Economy Startups Venture

It’s Taking Longer For Startups To Raise From Series A To Series B

Founder at bus stop waiting for Series B. - Edited to Series B by Judy Rider

Startups that raise Series A rounds typically have only a short break before they’re fundraising again.

Among U.S. companies that go on to close Series B funding, the median is just under two years to do so, according to a Crunchbase analysis from 2012 to today. For the speediest quartile, the median is under 18 months.

But as venture funding contracts, the lag time between rounds is getting longer. Startups across sectors are taking steps to cut costs and extend runways. The steep rise in average round size in 2020 and 2021 also means many companies that raised then have plenty of cash to help push off the next fundraise.

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We’re already seeing evidence of delays this year, with the average time lapse between Series A and Series B hitting 31 months — the longest span in at least 12 years. To illustrate, we charted out median and average fundraising time spans since 2012 below:

So how long can you delay?

Extended delays are no surprise. Under current market conditions, there are multiple arguments in favor of putting off one’s next fundraise. For one, valuations have contracted in many sectors, so waiting longer before seeking new investment allows some time for them to potentially recover.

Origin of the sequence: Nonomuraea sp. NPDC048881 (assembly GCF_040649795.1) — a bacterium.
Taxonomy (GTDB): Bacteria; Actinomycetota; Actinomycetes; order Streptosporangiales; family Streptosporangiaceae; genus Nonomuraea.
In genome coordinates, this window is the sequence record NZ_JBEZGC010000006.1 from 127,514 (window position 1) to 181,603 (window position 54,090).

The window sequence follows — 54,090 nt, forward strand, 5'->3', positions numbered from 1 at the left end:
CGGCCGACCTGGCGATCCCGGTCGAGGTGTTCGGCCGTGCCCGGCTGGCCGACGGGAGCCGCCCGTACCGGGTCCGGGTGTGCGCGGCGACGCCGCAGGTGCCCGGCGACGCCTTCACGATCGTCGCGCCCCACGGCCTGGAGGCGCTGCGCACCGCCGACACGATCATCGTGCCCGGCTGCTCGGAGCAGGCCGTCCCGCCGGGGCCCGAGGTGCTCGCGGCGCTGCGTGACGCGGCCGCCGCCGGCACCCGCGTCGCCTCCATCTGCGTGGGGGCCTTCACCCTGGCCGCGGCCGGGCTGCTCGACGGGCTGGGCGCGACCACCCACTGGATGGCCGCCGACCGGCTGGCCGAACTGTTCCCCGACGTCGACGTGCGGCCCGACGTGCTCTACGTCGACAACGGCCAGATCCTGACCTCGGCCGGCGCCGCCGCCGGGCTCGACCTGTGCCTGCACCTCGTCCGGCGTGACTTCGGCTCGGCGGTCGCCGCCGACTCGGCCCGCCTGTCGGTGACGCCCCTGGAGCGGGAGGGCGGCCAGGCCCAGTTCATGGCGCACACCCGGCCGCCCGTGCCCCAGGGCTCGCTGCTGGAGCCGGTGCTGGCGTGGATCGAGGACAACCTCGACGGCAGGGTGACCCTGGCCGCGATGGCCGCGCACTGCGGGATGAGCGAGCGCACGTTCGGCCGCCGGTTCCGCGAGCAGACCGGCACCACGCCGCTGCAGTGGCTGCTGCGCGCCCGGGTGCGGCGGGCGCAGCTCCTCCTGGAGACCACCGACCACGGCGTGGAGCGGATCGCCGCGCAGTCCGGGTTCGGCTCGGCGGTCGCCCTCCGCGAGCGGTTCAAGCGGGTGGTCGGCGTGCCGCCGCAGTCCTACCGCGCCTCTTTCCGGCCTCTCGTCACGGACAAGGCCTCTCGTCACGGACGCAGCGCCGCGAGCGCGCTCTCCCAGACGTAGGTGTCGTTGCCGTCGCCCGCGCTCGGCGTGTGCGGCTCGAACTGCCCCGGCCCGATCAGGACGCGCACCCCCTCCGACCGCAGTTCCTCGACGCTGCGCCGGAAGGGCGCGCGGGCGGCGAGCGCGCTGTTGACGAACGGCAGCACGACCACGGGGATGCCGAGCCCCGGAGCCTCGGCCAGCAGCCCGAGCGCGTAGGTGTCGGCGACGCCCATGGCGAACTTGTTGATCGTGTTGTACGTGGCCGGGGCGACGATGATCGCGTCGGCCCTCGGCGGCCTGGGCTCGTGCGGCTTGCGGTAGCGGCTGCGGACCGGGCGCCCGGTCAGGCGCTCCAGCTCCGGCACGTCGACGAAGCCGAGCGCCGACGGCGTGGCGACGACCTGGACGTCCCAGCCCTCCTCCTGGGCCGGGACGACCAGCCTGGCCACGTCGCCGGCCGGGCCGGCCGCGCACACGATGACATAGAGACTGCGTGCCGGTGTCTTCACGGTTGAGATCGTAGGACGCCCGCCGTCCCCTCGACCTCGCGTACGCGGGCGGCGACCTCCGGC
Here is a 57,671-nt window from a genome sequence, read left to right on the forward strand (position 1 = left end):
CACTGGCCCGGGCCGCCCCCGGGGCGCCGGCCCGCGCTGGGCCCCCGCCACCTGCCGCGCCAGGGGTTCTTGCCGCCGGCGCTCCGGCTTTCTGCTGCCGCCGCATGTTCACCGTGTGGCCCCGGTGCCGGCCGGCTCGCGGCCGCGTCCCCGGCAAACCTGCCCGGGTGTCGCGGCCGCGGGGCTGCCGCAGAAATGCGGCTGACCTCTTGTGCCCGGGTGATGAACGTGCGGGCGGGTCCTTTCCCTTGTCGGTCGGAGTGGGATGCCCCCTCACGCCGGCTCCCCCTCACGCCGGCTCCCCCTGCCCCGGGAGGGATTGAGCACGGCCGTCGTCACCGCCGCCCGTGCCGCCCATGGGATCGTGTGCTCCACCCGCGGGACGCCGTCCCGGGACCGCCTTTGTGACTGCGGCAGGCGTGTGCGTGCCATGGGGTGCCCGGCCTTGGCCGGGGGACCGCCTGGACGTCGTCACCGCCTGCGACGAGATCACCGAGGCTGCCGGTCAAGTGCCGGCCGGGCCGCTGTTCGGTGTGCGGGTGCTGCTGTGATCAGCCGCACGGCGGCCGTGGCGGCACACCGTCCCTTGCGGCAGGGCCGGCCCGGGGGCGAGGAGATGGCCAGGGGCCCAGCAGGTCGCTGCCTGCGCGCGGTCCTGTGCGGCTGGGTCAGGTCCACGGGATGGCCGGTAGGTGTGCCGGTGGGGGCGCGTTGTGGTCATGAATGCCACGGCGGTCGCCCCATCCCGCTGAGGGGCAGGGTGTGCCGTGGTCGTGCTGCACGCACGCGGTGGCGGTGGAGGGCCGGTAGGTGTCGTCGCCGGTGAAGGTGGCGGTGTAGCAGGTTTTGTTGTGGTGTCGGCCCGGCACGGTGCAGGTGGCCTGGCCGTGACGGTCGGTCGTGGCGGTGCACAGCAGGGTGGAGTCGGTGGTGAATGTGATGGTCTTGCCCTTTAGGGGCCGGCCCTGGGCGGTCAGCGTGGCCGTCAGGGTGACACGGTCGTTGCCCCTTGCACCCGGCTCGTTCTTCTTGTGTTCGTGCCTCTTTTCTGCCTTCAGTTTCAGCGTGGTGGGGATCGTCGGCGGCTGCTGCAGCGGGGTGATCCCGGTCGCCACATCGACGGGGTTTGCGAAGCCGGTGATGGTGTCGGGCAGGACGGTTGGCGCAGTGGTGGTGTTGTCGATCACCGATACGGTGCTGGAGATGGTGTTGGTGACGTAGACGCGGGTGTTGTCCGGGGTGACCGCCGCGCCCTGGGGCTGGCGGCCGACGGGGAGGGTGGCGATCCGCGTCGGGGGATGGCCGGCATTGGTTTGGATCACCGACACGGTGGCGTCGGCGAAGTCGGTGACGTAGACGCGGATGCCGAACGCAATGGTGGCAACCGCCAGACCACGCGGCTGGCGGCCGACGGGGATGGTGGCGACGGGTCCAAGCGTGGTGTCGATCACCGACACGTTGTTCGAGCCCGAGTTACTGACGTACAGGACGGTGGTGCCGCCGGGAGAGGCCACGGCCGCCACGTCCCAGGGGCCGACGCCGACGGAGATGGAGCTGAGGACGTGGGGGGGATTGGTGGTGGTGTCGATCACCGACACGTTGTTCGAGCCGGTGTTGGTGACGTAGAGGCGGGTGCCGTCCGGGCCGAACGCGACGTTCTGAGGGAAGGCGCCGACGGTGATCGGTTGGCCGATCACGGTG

Secondly, venture investors have gotten stingier lately about writing checks, save for a few hot spaces like generative AI. Holding out for a window when the mood is more upbeat and the odds of rejection are lower seems sensible.

Still, startups can only delay fundraising for so long. Among the slowest quartile of startups, it took an average of 34.5 months to go from Series A to Series B over the past 12 calendar years. It’s uncommon to see a gap of four years or more between rounds.

Hot startups, meanwhile, often go from Series A to Series B pretty quickly. One recent case is artificial intelligence upstart Anthropic, which took less than a year before closing its 2022 Series B round. More distant past examples include scooter provider Bird (four months from Series A to Series B), homebuying platform Opendoor (eight months), and grocery service Instacart (14 months).

Will it be different this time around?

It wouldn’t be surprising if in the next few years we see startups pushing up time spans for raising the next round.

Delays are already evident for the slowest fundraisers in 2023. Crunchbase data shows the slowest quartile of startups this year took a median 38 months to go from Series A to Series B. That’s the longest in our 12-year survey period.

We also shouldn’t forget that U.S. startup funding reached a record high nearly two years ago. Per Crunchbase data, Series A investment has fallen for five consecutive quarters since peaking in late 2021.

Coming down from those heights, startup investors’ preferences have changed. They’re shying away from high-cash-burn, high-growth models and are more accepting of slower growth paired with smaller losses.

Sooner or later, however, Series A companies will have to do one of five things: Get acquired, go public, become self-sustaining, raise more financing, or shutter. If enough years pass with none of the first four options happening, it becomes increasingly likely the startup will not make it.

Illustration: Dom Guzman

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